All right, fair enough. But perhaps I am missing something. If I understand you correctly, you’re saying that Federal money will subsidize the purchase of insurance plans that cover abortion. But that’s not the same as subsidizing abortions. As I understand the law, all the money used to cover abortion will be segregated from Federal dollars. Money used to fund abortions must come from the policyholders themselves, not the Federal government.haystack on March 24, 2010 at 7:12 pm
Now, you seem to believe that the law will be violated and that “the tax money will get redistributed wherever the heck the Fed wants to redistribute it.” Well, why should I believe that? Do we have reason to think that that will happen, especially given the long-established ban on Federal funding of abortion, and the seriousness with which Americans approach this issue? I’m afraid I’m not buying it.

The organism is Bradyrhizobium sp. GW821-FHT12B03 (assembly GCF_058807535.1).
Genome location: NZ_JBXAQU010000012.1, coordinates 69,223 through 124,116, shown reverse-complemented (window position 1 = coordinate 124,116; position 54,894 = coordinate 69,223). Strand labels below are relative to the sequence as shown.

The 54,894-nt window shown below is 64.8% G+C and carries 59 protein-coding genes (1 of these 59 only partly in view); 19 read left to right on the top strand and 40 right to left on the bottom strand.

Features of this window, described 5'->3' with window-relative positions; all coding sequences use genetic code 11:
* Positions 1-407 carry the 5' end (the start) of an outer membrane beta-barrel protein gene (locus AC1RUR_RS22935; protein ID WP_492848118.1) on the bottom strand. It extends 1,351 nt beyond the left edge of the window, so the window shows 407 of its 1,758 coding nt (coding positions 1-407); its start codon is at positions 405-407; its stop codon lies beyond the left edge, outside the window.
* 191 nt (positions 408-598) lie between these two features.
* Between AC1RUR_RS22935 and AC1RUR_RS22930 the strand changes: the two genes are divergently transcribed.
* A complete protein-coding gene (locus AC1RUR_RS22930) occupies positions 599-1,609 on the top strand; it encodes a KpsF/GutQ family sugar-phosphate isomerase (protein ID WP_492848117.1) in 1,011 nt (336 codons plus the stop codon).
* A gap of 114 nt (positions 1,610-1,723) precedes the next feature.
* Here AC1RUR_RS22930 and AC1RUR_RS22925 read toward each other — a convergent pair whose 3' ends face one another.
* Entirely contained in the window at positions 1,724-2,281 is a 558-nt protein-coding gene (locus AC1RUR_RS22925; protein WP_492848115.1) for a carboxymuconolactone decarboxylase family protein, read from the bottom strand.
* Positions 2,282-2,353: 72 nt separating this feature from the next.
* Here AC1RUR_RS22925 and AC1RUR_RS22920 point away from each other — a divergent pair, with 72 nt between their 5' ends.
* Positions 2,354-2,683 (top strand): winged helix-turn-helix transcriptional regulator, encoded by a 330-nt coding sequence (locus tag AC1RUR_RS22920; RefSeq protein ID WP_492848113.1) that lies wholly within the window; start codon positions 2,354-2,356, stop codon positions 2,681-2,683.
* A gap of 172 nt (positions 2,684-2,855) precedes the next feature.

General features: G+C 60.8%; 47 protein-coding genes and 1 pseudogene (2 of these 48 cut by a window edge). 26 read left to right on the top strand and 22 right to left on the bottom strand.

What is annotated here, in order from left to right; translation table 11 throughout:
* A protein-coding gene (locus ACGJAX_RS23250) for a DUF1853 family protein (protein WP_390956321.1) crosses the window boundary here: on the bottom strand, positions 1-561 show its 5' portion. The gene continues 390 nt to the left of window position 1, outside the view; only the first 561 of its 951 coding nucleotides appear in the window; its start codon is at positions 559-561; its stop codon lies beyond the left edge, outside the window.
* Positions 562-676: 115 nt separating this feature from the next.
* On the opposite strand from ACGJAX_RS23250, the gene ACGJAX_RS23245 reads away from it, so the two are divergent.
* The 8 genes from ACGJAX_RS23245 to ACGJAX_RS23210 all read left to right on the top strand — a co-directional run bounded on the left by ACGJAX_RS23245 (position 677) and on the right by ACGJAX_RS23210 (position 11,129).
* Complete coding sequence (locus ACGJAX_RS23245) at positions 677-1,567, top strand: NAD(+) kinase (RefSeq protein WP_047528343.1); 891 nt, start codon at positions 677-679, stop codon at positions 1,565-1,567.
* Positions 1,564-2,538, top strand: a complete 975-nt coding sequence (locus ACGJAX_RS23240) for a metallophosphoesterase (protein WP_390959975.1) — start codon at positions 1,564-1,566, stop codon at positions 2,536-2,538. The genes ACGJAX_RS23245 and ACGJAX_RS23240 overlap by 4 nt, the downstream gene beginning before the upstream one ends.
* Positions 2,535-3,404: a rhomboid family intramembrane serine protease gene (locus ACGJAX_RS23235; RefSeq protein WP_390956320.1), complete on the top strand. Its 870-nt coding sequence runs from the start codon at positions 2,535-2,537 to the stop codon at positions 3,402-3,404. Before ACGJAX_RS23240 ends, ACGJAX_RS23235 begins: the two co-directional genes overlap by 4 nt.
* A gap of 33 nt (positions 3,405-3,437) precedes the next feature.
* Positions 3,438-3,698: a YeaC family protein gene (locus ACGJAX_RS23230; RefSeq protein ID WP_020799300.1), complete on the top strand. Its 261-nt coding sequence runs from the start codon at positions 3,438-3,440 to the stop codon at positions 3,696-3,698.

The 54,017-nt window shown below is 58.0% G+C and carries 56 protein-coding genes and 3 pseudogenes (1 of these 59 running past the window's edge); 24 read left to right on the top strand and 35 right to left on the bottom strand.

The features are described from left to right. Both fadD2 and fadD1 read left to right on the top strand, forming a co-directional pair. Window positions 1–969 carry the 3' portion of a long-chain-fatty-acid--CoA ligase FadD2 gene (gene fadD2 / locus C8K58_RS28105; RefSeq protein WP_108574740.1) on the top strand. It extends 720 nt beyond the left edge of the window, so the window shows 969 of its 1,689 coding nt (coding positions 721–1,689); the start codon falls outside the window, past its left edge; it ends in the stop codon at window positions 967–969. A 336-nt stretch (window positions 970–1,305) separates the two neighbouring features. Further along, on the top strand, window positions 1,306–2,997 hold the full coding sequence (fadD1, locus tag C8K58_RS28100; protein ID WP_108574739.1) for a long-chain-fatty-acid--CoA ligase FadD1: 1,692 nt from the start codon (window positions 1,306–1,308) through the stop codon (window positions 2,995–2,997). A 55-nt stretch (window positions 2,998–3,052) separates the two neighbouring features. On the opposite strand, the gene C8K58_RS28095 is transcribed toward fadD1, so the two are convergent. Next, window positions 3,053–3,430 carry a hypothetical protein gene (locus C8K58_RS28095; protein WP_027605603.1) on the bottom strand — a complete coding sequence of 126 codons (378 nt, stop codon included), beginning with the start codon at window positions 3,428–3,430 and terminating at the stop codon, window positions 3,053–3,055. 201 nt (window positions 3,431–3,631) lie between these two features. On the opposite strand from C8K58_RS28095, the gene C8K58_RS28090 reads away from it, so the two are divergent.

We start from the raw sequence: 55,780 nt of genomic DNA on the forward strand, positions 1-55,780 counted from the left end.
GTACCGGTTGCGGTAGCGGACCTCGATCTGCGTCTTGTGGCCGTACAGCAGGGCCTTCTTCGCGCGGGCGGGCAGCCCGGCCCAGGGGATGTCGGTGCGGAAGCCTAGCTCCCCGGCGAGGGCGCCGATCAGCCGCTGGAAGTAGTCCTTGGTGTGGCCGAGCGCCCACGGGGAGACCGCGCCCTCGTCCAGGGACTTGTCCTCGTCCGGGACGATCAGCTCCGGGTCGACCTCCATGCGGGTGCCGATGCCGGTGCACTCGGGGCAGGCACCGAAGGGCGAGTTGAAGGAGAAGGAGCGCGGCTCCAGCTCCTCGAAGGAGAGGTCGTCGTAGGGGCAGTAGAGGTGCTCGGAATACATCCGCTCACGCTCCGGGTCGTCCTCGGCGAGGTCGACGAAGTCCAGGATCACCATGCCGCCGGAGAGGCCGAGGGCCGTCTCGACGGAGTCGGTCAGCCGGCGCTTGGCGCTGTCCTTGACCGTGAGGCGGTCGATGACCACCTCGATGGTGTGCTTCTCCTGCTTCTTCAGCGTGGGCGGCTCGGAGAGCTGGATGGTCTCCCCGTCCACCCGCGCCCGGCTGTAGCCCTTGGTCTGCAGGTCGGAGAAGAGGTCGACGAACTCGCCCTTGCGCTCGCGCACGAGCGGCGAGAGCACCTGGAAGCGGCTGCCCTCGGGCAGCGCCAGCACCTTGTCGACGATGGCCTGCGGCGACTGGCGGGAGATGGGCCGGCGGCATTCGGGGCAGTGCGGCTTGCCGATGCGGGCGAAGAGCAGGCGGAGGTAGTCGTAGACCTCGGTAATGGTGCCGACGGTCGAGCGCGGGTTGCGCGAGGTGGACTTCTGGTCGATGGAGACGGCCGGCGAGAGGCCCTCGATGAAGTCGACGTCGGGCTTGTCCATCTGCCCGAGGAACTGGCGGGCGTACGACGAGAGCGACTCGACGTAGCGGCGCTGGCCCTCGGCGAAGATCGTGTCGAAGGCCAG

Not sure how you can say this:kx59 on March 24, 2010 at 7:06 pm
“Federal money will subsidize the purchase of insurance plans that cover abortion. But that’s not the same as subsidizing abortions”
Of course is’s the same thing. And separation of dollars? You have much more faith than I about restraint and fiscal management from the Feds. As I said, where policyholders need assistance from the Fed to PAY for their policies, fed dollars-indirectly or not-will be going to pay for those abortions. MY money and yours and everyone else’s will make up those funds for the folks that need our help. I don’t have time to research the numbers for you, but the most likely people to actually HAVE an abortion are the very same folks in the demographic that will be unable to pay for their policies without Federal help-poor are much higher abortion buyers than rich…I think you are aware of that.